What Is EBITDA and Why Is It Important?

If you’re considering selling your company, then you’re likely aware that EBITDA is a common valuation metric. But, what is EBITDA? And why should you care?

Let’s start with a definition: EBITDA stands for earnings before interest, taxes, depreciation and amortization. Before you fall asleep, let’s pivot to why this is useful: EBITDA is used as a proxy for the level of cash generated by a company’s operations (without noise from non-operational factors).

Unlike other cash flow metrics, EBITDA is relatively simple to calculate. It requires only five inputs and can typically be calculated quickly from the face of a company’s income statement. When considering the level of cash that a company generates from operations, it’s useful to remove non-operational impacts on cash flow. Therefore, EBITDA gives investors a metric to easily compare your company with others.

The following are four reasons why EBITDA is useful in considering the value of a company:

  1.  Normalizes capital structure. EBITDA removes the impact of a company’s capital structure by adding back interest expense. The premise is that financing decisions shouldn’t affect the value of an enterprise because those financing decisions can be easily changed. When valuing a company, most buyers will assume that a company’s debt can be eliminated or refinanced as part of the transaction. Since a buyer can easily change the capital structure of the company, capital structure is ignored in determining value.
  1.  Normalizes tax structure. EBITDA removes the impact of income taxes. The idea is that this makes firms easier to compare since two companies may have differing tax rates due to legal structure (e.g. C corporation tax payer vs. S corporation or limited liability company tax payer) or geography.
  1.  Normalizes non-cash accounting decisions. EBITDA removes the impact of depreciation and amortization. These expenses are non-cash accounting constructs. The levels of a company’s depreciation and amortization are influenced by assumptions such as useful life and the value of intangible assets. These assumptions are not standard across all companies and are not indicative of a company’s ability to generate cash.
  1.  Normalizes short-term fluctuations in working capital. EBITDA removes period-to-period fluctuations in net working capital. Unlike GAAP¹ cash flow from operations from a company’s cash flow statement (which requires a reconciliation of period-to-period changes in balance sheet accounts like accounts receivable, inventory, accounts payable and accrued expenses), EBITDA theoretically illustrates the amount of cash flow a company generates from its operations on a sustainable, run-rate basis without potential noise from factors such as the timing of collecting accounts receivable or a build-up or reduction in inventory.

Even with all of these advantages, it is important to remember that there are limitations to the utility of EBITDA. For example, EBITDA ignores the amount a company must spend on capital expenditures (e.g. purchases of tangible assets that are capitalized to the balance sheet rather than expensed). Capital expenditures are a necessary consideration and will influence the value of a company. Two companies that each generate $4 million of EBITDA annually will be valued differently if one company has high capital intensity and spends $2 million per year on new equipment to sustain its business while the other requires only $200 thousand of capital expenditures per year to sustain its business. Therefore, while EBITDA is useful, it’s one data point among many that can indicate fair market value.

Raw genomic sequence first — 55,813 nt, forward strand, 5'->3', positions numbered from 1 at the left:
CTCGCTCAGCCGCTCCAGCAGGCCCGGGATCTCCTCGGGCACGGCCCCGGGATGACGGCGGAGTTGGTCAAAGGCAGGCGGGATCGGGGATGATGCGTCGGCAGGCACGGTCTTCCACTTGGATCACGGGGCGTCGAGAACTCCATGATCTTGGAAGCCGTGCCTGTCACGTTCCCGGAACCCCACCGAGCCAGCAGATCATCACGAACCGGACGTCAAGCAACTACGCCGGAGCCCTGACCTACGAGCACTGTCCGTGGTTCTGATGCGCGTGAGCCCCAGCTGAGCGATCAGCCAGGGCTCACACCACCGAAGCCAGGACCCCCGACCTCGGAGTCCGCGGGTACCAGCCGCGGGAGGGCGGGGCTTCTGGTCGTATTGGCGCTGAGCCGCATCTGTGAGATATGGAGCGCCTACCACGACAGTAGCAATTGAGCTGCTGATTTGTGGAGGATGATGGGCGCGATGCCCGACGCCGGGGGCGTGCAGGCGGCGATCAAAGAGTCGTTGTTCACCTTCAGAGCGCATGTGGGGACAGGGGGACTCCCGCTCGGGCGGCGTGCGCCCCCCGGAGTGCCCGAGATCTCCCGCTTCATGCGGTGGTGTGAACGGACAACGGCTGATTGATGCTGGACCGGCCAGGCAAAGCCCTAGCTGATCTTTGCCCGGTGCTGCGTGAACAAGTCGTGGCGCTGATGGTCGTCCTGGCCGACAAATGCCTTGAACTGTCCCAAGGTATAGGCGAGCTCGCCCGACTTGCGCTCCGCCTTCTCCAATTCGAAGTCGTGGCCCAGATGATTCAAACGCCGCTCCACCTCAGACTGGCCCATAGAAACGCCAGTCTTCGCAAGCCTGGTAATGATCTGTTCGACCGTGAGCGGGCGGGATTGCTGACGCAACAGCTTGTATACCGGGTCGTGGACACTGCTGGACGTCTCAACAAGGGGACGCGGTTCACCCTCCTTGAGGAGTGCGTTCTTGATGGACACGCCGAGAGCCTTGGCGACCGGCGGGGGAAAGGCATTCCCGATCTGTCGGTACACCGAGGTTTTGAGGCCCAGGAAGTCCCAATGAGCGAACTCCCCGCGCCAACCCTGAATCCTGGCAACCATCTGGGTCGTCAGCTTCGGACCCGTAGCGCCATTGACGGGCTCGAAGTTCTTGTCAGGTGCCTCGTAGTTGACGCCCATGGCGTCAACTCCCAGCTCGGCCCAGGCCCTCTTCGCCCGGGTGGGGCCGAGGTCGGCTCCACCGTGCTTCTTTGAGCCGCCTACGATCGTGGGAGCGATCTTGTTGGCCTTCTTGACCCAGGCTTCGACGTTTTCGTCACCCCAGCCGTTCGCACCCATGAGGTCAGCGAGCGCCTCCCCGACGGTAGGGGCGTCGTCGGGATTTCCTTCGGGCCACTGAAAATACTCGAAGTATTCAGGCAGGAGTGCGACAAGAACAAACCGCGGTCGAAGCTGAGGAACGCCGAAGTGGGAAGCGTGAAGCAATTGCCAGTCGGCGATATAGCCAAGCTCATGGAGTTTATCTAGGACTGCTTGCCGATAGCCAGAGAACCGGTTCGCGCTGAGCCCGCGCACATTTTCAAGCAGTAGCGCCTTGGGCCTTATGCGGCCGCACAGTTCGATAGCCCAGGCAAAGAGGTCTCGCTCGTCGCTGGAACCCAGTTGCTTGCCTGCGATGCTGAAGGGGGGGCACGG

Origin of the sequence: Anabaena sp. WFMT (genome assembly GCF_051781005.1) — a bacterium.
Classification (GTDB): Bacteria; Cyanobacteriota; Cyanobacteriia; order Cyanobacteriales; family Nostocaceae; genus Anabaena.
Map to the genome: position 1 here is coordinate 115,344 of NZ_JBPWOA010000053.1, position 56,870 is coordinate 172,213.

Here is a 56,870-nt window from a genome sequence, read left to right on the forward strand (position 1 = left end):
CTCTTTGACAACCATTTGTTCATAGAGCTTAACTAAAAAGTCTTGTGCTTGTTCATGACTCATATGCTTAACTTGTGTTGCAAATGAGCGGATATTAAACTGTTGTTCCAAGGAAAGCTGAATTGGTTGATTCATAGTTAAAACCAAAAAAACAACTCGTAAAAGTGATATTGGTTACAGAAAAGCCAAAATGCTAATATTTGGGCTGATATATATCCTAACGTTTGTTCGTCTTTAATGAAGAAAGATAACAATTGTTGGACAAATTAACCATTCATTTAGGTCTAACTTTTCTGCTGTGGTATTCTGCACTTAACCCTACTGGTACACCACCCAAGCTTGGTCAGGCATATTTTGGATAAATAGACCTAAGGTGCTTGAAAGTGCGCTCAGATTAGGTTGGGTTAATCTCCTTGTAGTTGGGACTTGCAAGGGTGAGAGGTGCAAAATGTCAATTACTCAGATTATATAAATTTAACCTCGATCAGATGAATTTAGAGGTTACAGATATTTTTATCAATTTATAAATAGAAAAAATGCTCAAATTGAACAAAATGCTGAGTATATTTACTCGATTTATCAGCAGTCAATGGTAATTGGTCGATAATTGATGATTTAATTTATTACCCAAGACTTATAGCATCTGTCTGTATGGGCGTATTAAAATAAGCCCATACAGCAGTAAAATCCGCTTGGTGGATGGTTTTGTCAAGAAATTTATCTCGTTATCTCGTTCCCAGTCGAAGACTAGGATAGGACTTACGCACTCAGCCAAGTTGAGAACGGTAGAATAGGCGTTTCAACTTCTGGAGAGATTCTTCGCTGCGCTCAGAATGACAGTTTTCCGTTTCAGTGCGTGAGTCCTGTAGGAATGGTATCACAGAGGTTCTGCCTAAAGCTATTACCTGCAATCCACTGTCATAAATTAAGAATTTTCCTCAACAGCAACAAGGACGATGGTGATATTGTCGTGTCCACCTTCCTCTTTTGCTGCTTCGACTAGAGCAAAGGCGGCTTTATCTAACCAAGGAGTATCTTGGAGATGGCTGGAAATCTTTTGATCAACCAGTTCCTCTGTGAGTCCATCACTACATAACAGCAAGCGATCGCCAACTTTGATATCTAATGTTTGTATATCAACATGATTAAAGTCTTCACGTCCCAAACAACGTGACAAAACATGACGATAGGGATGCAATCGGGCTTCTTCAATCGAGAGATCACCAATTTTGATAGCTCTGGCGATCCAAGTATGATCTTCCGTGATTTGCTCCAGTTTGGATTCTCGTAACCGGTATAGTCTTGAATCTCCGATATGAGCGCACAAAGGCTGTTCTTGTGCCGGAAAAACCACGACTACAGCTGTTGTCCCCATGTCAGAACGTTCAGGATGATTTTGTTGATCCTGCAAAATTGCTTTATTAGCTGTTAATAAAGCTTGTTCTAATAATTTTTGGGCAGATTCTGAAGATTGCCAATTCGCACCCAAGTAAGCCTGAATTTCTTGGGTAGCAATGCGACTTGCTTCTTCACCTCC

As you consider a sale of your company, it’s crucial to know what level of EBITDA your company has generated historically and what level of EBITDA your company is likely to continue generating in the future. This will position you to have an informed and transparent conversation with the buyer as to how each party views fair market value. Having prepared your own calculations ahead of time may, at the very least, save you significant time in determining whether you and the potential buyer are likely to reach agreement.

¹ Generally accepted accounting principles.

About Montage Partners

Founded in 2004 and located in Scottsdale, Arizona, Montage Partners is a private equity firm that invests in established companies in the western U.S. with EBITDA between $1 million and $5 million. Above all other investment criteria, Montage Partners invests in exceptional people. Montage Partners provides liquidity to those who have spent years of their life building great companies, Montage Partners protects those companies through a transition of ownership and Montage Partners supports the next generation of a company’s leadership in executing on growth initiatives. For more information, please visit www.montagepartners.com.